Michael Vivona

The man who apparently launched a racist verbal attack on U.S. women's kata champion Sakura Kokumai earlier this month in a California park has been arrested following a physical assault on an elderly Korean-American couple in the same park Sunday. Michael Vivona is accused of punching a 79-year-old man and his 80-year-old wife without provocation.

Mynewsla.com reported that a group of people playing basketball in Grijalva Park at the time of the assault recognized Vivona from his previous harassment of Kokumai and surrounded him until a nearby police officer arrived to make an arrest. The incident with Kokumai, who is slated to represent the United States in this summer's Tokyo Olympics, gained widespread notice after she posted a video of it on social media in an effort to increase awareness about the growing threat of anti-Asian racism.

Dr. Craig's Martial Arts Movie Lounge

When The Fast and the Furious (2001) sped into the psyche's of illegal street racing enthusiasts, with a penchant for danger and the psychotic insanity of arrant automotive adventure, the brusque bearish, quasi-hero rebel, Dominic "Dom" Toretto was caustic yet salvationally portrayed with the power of a train using a Vin Diesel engine.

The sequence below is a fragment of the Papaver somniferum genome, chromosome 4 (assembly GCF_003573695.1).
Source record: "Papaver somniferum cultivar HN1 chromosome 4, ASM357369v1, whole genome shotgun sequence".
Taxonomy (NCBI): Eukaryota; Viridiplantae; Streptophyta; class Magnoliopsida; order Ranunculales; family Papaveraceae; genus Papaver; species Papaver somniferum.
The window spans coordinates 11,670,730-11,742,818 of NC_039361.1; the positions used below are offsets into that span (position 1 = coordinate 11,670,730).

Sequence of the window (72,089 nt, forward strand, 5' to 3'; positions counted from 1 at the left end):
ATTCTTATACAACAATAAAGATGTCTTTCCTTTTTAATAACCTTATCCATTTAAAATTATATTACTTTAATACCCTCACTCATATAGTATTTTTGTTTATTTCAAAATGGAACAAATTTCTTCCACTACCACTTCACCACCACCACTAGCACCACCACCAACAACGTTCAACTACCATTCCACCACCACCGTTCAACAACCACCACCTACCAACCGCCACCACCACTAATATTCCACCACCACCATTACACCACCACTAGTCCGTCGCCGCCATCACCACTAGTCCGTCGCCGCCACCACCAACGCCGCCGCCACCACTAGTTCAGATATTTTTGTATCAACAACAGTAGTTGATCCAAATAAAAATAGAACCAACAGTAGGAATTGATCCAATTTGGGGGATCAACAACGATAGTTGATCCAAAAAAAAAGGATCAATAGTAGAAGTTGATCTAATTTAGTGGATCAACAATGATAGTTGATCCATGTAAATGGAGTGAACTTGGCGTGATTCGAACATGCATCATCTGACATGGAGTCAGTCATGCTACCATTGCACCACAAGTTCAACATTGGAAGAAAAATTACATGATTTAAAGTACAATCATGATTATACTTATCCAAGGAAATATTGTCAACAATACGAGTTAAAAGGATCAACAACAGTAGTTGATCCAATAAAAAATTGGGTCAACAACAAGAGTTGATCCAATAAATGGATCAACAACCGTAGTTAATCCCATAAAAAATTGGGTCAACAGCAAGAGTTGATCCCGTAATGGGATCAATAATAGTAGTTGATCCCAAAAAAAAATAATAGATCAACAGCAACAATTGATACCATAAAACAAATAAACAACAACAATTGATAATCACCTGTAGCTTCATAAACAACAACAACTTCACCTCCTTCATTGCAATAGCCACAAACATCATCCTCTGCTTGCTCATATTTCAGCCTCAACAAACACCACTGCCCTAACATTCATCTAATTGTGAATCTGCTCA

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Have you ever been scammed or catfished online? One out of every two Americans have, including myself. More and more Americans are now using the internet to find love. There are so many online services and dating apps out there. An estimated forty million Americans are connecting online to meet someone new. You want to have some safety precautions in place and some self defense knowledge. Knowing simple steps for your safety when interacting with others online is self-protection. Dating apps do not conduct criminal background checks on users, so it is up to you to determine if you are comfortable meeting up with someone you met on social media.
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In an epic final day match-up of unbeatens, sumo legend Hakuho defeated fellow Mongolian Terunofuji in an intense battle to claim a record 45th title at the Nagoya Grand Sumo Tournament Sunday in Japan. Both wrestlers had entered the bout with perfect 14-0 marks, one of the rare occasions the finals of a Grand Sumo Tournament featured two competitors with perfect records.

Hakuho came out of the blocks with an immediate forearm to Terunofuji's face followed by a slapping attack. After a belt grip, he secured an overhook on Terunofuji's right arm and finally forced him to the ground with an armlock throw to earn the championship.

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